Never fails: semantic over-achievers

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I am quite certain that the reviewer kiwi78 was trying to do good things for the Nahm restaurant in Knightsbridge, a district of south-west London. But the comment left at the site's page about Nahm actually said that the restaurant "never fails to disappoint."

Think about it for a moment. For the restaurant, that's not good, is it? Disappointing. It couldn't fail to disappoint.

But look at the full context of kiwi78's remarks:

Nahm never fails to disappoint on flavour & service. Dishes are complex yet superbly balanced & always beautifully presented. If you're new or not confident with Thai food the staff are very attentive & knowledgeable.

It's supposed to be a great review. And the restaurant took it for that: the management has started including kiwi78's comment in its advertising material!

It's another sad case of overnegation: of not keeping adequate track of how many negations have piled up so far, and adding one more than you intended.

Disappointing someone is basically the contradictory of satisfying them. So we have:

satisfy = NOT disappoint.Failing to do something means not doing it (in a context where there's some suggestion that you should have done it). So we have:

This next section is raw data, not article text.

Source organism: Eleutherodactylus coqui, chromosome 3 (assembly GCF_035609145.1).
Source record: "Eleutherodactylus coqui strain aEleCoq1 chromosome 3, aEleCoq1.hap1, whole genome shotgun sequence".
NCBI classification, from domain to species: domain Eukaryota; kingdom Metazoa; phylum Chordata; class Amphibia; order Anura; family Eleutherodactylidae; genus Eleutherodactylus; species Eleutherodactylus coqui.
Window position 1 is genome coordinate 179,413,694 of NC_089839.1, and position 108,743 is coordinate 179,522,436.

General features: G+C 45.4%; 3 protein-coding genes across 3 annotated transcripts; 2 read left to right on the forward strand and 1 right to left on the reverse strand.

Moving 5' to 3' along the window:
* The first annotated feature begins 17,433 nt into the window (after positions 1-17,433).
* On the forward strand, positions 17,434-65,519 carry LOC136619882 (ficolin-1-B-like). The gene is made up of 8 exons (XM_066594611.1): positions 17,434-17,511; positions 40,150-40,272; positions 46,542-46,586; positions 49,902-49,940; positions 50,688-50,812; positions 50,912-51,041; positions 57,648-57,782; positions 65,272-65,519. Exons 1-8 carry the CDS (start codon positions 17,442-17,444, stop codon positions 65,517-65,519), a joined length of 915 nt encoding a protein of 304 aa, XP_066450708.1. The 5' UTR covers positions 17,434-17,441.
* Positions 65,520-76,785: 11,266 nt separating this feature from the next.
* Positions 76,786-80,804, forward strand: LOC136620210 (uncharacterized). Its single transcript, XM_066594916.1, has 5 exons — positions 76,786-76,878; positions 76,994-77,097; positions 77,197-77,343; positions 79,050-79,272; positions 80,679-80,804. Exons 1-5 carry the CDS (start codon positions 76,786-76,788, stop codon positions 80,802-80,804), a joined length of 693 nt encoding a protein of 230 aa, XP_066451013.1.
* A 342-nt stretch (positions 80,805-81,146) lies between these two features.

fail to disappoint = NOT disappoint = satisfyNever adds another negation:

never fail to disappoint = NOT ever NOT disappoint = NOT ever satisfyYou know, one of the really weird things about us human beings (it's right up there with the fact that we keep trying to elect powerful, ambitious, highly sexual men to positions of political power and then become utterly shocked when we learn they've been bedding as many women as they could while on campaign trips and speaking tours) is that we have somehow created for ourselves languages that are just a bit too flexible and expressive for our brains to handle. We have managed to build languages in which arbitrarily deep nesting of negation and quantification is possible, when we ourselves have major difficulties handling the semantics of anything beyond about depth 1 or 2. That is so weird. But that's how we are: semantic over-achievers, trying to use languages that are quite a bit beyond our intellectual powers.

Hat tip to Language Log reader Humphrey Evans.


[It's not false that I haven't failed to not enable comments.]


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